The Supporting and Advancing Geoscience Education at
Two Year Colleges (SAGE 2YC) project resources supported
the implementation of “high-impact, evidence-based instruc-
tional and co-curricular practices …that will lead to
improved STEM learning, broadened participation, and a
more robust STEM workforce”(SAGE 2YC., 2019).
Similarly, the International Association for Geoscience
Diversity (the IAGD), and their formal UK Chapter spon-
sored by the Geological Society of London, Diversity in the
Geosciences (DiG-UK), is a growing network of geoscience
students, instructors, and practitioners, with and without
disabilities, working to develop communities of resources
and instructional best practices to support the entire geo-
Recent geoscience education research is working to
advance instructional inclusion and address cultural stereo-
types and biases that exacerbate exclusionary practices across
the discipline, most notably associated with the rigors of
field-focused activities (e.g. Atchison et al., 2019; Atchison &
Gilley, 2015; Carabajal et al., 2017; Feig et al., 2019; Gilley
et al., 2015; Stokes et al., 2019). The benefits of integrating
inclusive pedagogical practices are advancing through
research that focuses on the entire student learning commu-
nity (Atchison et al., 2019; Atchison & Carnahan, 2018).
Geoscience education scholars are advocating for universally
and inclusively-designed programs to bring out the strengths
and abilities of all students.
We also encourage researchers to look at resources pro-
vided by autistic-run organizations and neurodiverse indi-
viduals, to learn more about autism, the autistic experience,
and how they may be able to better support autistic individ-
uals. For example, the Autism Women’s Network, the
Autistic Self-Advocacy Network, and the Thinking Person’s
Guide to Autism are all free, online resources which provide
Table 1. Sample schedule showing general plan of a typical day in field mapping camp.
7:30 AM - 8:00 AM Wake up, shower, prepare pack and materials for field work
8:00 AM - 8:30 AM Breakfast
8:30 AM - 9:00 AM Morning discussion
9:00 AM - 5:00 PM Activity: Field Mapping - Lunch and snacks will be determined based on pre-set times
agreed to immediately following morning discussion.
Location: Vredefort Dome, North West Province, South Africa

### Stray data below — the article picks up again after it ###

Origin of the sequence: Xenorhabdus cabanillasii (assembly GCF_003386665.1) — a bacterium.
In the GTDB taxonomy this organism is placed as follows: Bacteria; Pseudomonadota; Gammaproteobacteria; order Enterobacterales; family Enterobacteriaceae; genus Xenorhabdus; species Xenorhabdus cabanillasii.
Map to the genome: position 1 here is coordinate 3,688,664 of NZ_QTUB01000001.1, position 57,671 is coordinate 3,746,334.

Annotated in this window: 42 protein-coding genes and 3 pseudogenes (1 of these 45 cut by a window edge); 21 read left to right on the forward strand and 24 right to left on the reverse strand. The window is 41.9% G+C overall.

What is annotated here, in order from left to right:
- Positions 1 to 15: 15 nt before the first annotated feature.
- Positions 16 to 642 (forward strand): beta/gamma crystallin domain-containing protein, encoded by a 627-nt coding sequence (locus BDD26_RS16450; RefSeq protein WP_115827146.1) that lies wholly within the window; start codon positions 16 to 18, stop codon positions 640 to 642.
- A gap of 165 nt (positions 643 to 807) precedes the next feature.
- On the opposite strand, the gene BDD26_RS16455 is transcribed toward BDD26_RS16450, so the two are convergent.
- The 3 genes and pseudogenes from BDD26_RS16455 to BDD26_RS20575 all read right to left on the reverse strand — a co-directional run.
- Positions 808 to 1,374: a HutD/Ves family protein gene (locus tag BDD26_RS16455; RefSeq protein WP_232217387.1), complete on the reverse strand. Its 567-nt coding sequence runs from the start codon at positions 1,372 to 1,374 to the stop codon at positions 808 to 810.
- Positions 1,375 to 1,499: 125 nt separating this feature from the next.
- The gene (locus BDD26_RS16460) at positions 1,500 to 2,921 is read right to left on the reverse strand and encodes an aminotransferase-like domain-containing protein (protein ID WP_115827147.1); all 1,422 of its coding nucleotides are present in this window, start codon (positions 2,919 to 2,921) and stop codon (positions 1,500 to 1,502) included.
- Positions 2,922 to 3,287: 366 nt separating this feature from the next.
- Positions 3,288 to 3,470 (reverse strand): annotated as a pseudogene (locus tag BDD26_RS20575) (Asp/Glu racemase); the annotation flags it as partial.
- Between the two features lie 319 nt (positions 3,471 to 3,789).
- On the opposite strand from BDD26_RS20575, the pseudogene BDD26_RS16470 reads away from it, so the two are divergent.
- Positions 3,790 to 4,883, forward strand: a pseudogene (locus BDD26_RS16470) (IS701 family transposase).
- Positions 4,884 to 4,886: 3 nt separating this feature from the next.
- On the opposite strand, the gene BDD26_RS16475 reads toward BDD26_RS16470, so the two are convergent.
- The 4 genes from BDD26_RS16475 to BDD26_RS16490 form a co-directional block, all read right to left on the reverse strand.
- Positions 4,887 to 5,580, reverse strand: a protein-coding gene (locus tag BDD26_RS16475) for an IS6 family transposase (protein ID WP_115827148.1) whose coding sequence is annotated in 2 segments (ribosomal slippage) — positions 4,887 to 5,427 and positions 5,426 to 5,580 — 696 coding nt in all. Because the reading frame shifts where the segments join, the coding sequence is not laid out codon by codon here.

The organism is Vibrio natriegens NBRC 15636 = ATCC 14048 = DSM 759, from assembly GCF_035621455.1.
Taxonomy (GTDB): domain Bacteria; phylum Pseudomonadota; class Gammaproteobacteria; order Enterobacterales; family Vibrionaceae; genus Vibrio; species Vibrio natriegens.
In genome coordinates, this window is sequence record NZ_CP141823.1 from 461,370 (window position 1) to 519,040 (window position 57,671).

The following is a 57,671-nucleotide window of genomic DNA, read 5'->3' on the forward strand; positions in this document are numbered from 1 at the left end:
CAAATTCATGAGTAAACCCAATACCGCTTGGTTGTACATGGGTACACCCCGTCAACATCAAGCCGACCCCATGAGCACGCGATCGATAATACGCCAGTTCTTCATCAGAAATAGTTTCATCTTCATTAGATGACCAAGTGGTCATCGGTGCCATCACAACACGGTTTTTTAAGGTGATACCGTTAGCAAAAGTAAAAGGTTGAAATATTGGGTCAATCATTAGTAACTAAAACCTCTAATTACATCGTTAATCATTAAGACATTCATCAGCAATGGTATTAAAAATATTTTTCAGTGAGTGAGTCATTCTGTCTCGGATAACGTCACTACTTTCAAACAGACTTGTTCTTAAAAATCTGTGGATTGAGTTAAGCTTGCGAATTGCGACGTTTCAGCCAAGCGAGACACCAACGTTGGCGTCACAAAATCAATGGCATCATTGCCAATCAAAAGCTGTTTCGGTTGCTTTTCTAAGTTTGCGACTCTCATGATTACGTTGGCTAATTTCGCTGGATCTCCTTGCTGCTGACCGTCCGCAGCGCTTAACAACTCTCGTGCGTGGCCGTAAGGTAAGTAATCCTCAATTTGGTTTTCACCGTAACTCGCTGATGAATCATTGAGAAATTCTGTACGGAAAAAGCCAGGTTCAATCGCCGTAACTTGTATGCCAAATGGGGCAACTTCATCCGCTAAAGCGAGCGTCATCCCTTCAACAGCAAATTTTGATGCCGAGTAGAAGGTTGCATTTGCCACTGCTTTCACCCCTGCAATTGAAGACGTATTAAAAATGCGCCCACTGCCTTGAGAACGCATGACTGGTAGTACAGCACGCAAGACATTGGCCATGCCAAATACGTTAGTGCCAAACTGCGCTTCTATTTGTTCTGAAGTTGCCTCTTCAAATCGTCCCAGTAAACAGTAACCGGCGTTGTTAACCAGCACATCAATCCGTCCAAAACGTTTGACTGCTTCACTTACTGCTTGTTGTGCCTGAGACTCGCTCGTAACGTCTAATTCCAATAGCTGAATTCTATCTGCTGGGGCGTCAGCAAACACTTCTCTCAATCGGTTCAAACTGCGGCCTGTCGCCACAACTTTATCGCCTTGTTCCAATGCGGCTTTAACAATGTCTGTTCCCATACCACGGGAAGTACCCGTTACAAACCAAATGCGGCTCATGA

Bathrooms: There are no bathrooms on field traverse, but are available in camp mornings
prior to departure and evenings after arriving back in camp.
Daily Goals: Find and map the contacts between major lithological units in the map area.
5:00 PM - 6:00 PM Personal time –suggest showering.
6:00 PM - 7:00 PM Dinner
7:00 PM - 8:00 PM Group work, evening discussion
8:00 PM - 10:00PM Personal time
10:00 PM Suggested bedtime
JOURNAL OF GEOSCIENCE EDUCATION, 1–9 (2020) 7
significant resources for those aiming to better understand
and support autistic individuals. These sites, as well as
others, provide large directories of blogs and essays by autis-
tic adults, including published research scholars, which pro-
vide further insights into the autistic experience. Recent
publications, including the book NeuroTribes by Steve
Silberman, (Silberman, 2015) go farther in addressing the
history, science, and development of our understanding of
Autism and neurodiversity.
As increased attention is paid toward creating more inclu-
sive environments in which to train the next generation of
geoscientists, it is paramount to understand and involve
those populations in the theoretical and practical efforts to
better support these students along their paths toward a geo-
science education. Here, we have drawn on our personal
experiences as autistic geoscientists and an inclusive geo-
science education researcher, to address a gap evident in the
academic discourse that surround supporting autistic stu-
dents in geoscience educational programs: the voice of the
autistic individuals themselves. While by no means compre-
hensive, we provide context for how autism can impact indi-
viduals with a focus on geoscience education situations, give
tangible examples of challenges faced by autistic students,
and suggest strategies for mitigating those challenges that
maintain academic rigor while achieving the desired learning
outcomes for all students. While autism is often construed
as a social interaction disorder, the associated sensory proc-
essing difficulties are often the root of challenges faced by
autistic students. Working with individuals to establish
effective modes of communication and help manage expect-
ations, can go a long way toward improving the academic
experience for autistic geoscience students. As more diverse
populations of students gain access to a university-level edu-
cation, it is important to employ a community-based partici-
patory research paradigm to research efforts about those
populations. We encourage future efforts in this area of
improved access and inclusion of students with disabilities
in geosciences, to ensure that those involved have a voice in
these projects, from conceptual project design to the final
products. With flexibility, creativity, and planning, neurodi-
verse students can thrive in geoscience programs. Including
autistic voices in the process, can provide invaluable insights
into understanding their unique needs and building effective
frameworks to best support those students throughout their
geoscience education career.
The authors thank Kit Albrecht, Aiyana Bailin, and Jesse Weinstein for
their invaluable comments on a draft version of this manuscript. We
also gratefully acknowledge the helpful and positive feedback of Editor
in Chief Eric Riggs, and the constructive feedback we received from
two anonymous reviewers that improved the content and presentation
of this commentary contribution.